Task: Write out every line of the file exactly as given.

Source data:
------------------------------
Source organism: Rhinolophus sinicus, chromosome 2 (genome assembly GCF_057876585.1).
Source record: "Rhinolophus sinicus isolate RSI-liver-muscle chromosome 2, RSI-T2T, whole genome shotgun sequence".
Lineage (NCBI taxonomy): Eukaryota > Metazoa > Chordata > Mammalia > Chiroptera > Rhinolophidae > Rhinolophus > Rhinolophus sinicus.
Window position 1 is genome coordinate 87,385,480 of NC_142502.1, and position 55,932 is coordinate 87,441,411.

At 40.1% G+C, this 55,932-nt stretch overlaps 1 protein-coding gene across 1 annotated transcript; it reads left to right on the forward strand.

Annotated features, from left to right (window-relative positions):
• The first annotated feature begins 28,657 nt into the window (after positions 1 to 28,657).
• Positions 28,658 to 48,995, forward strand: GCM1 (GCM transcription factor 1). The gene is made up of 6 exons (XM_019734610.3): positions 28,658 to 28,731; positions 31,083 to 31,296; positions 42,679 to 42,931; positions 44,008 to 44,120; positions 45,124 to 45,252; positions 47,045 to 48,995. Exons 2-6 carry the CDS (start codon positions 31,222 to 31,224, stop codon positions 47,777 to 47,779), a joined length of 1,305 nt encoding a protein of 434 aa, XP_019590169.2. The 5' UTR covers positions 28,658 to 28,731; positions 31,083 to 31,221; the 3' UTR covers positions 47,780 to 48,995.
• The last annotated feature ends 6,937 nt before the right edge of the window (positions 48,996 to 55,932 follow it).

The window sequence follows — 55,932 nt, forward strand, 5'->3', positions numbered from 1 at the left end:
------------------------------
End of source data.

Source organism: Rhinolophus sinicus, chromosome 2 (genome assembly GCF_057876585.1).
Source record: "Rhinolophus sinicus isolate RSI-liver-muscle chromosome 2, RSI-T2T, whole genome shotgun sequence".
Lineage (NCBI taxonomy): Eukaryota > Metazoa > Chordata > Mammalia > Chiroptera > Rhinolophidae > Rhinolophus > Rhinolophus sinicus.
Window position 1 is genome coordinate 87,385,480 of NC_142502.1, and position 55,932 is coordinate 87,441,411.

At 40.1% G+C, this 55,932-nt stretch overlaps 1 protein-coding gene across 1 annotated transcript; it reads left to right on the forward strand.

Annotated features, from left to right (window-relative positions):
• The first annotated feature begins 28,657 nt into the window (after positions 1 to 28,657).
• Positions 28,658 to 48,995, forward strand: GCM1 (GCM transcription factor 1). The gene is made up of 6 exons (XM_019734610.3): positions 28,658 to 28,731; positions 31,083 to 31,296; positions 42,679 to 42,931; positions 44,008 to 44,120; positions 45,124 to 45,252; positions 47,045 to 48,995. Exons 2-6 carry the CDS (start codon positions 31,222 to 31,224, stop codon positions 47,777 to 47,779), a joined length of 1,305 nt encoding a protein of 434 aa, XP_019590169.2. The 5' UTR covers positions 28,658 to 28,731; positions 31,083 to 31,221; the 3' UTR covers positions 47,780 to 48,995.
• The last annotated feature ends 6,937 nt before the right edge of the window (positions 48,996 to 55,932 follow it).

The window sequence follows — 55,932 nt, forward strand, 5'->3', positions numbered from 1 at the left end: